International Journal of Horticulture and Floriculture ISSN 2167-0455 Vol. 5 (3), pp. 295-300, March, 2017. © International Scholars Journals
Full Length Research Paper
Assessing the effect of tree canopy stocking on home energy use savings during peak cooling months in West Virginia USA
1Jared Manzo*, 2Gregory A. Dahle, 3Robert Hannah
1Nine Mile Run Watershed Association Pittsburgh, PA 15221, 2School of Natural Resources, Davis College West Virginia University Morgantown WV 26506,USA. 3West Virginia Division of Forestry, Farmington, WV 26571 USA.
*Corresponding author E-mail: email@example.com
Accepted 24 October, 2016
This study estimated the direct energy savings for homes in relation to tree cover. Specific site differences using actual electric usage for homes were identified. Four sites, ranging between thirty and forty houses per site, were selected at various canopy cover levels (15, 25, 39, and 54%). Tree attributes were measured for each parcel containing a house. Home energy use for cooling months (June-September) was obtained from Allegheny Power, for the years 2005-2008. A difference in tree height and crown area was observed, but these did not correlate with differences in energy use. The percentage of shrubs around the house was found to differ and a weak, but significant, relation was identified between percentage of shrubs and energy usage. Energy usage was lowest when canopy coverage was highest and state urban forest managers should concentrate efforts to increase the urban forest in cities and region that have low canopy coverage.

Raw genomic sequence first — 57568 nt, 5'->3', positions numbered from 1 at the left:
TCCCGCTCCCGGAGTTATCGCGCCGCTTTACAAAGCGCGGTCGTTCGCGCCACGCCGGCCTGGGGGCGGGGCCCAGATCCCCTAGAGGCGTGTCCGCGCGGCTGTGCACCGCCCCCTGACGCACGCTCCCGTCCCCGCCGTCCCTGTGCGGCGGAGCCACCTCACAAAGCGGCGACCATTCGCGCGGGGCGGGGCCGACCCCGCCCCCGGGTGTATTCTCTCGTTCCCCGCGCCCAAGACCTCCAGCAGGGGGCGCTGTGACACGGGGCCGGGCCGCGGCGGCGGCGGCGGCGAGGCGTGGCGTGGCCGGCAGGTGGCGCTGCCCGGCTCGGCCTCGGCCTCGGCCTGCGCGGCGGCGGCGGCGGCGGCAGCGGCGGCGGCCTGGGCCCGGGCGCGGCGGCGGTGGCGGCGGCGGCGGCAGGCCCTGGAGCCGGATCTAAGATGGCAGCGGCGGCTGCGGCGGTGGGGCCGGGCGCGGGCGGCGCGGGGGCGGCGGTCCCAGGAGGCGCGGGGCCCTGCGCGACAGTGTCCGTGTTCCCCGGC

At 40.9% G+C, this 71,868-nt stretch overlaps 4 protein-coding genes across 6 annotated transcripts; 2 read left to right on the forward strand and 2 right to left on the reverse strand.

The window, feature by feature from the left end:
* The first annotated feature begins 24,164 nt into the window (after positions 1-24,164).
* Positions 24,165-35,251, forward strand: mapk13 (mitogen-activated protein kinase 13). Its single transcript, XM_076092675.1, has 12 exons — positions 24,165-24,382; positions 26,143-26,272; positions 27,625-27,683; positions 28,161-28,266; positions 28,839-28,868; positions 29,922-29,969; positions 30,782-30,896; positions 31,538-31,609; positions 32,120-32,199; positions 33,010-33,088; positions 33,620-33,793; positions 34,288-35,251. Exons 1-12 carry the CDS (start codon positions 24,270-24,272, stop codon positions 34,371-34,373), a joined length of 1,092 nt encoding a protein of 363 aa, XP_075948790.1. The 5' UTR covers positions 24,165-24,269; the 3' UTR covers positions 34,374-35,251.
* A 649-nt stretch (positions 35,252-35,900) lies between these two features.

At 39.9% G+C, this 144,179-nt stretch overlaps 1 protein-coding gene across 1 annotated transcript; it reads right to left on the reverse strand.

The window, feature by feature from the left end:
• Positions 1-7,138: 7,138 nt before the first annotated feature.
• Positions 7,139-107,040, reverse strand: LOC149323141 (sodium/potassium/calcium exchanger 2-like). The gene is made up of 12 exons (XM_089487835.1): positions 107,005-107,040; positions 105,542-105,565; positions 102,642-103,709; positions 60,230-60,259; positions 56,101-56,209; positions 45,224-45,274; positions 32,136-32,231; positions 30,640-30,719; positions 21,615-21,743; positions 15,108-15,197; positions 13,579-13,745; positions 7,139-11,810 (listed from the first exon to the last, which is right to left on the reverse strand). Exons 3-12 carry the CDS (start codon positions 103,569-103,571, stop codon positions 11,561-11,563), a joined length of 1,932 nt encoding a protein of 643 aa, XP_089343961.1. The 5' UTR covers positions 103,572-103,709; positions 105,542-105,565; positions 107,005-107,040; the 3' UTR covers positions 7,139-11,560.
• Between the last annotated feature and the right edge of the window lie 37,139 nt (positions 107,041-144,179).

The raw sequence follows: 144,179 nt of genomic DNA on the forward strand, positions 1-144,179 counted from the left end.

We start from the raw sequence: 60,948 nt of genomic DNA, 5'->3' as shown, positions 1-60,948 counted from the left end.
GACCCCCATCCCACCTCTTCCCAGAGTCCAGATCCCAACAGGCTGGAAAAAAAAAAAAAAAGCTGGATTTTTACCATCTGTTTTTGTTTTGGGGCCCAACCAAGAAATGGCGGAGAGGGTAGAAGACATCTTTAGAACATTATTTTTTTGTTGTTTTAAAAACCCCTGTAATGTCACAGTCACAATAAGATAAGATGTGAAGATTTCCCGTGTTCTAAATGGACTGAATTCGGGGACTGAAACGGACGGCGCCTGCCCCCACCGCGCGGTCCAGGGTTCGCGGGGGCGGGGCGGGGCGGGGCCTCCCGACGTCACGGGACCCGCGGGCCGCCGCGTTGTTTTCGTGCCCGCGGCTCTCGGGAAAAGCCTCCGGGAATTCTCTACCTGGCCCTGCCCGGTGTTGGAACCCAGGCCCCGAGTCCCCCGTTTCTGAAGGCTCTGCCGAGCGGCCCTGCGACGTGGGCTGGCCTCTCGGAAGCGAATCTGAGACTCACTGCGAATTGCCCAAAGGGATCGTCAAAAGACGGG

Keywords: Electrical usage, tree canopy, shrubs, crown area, tree height.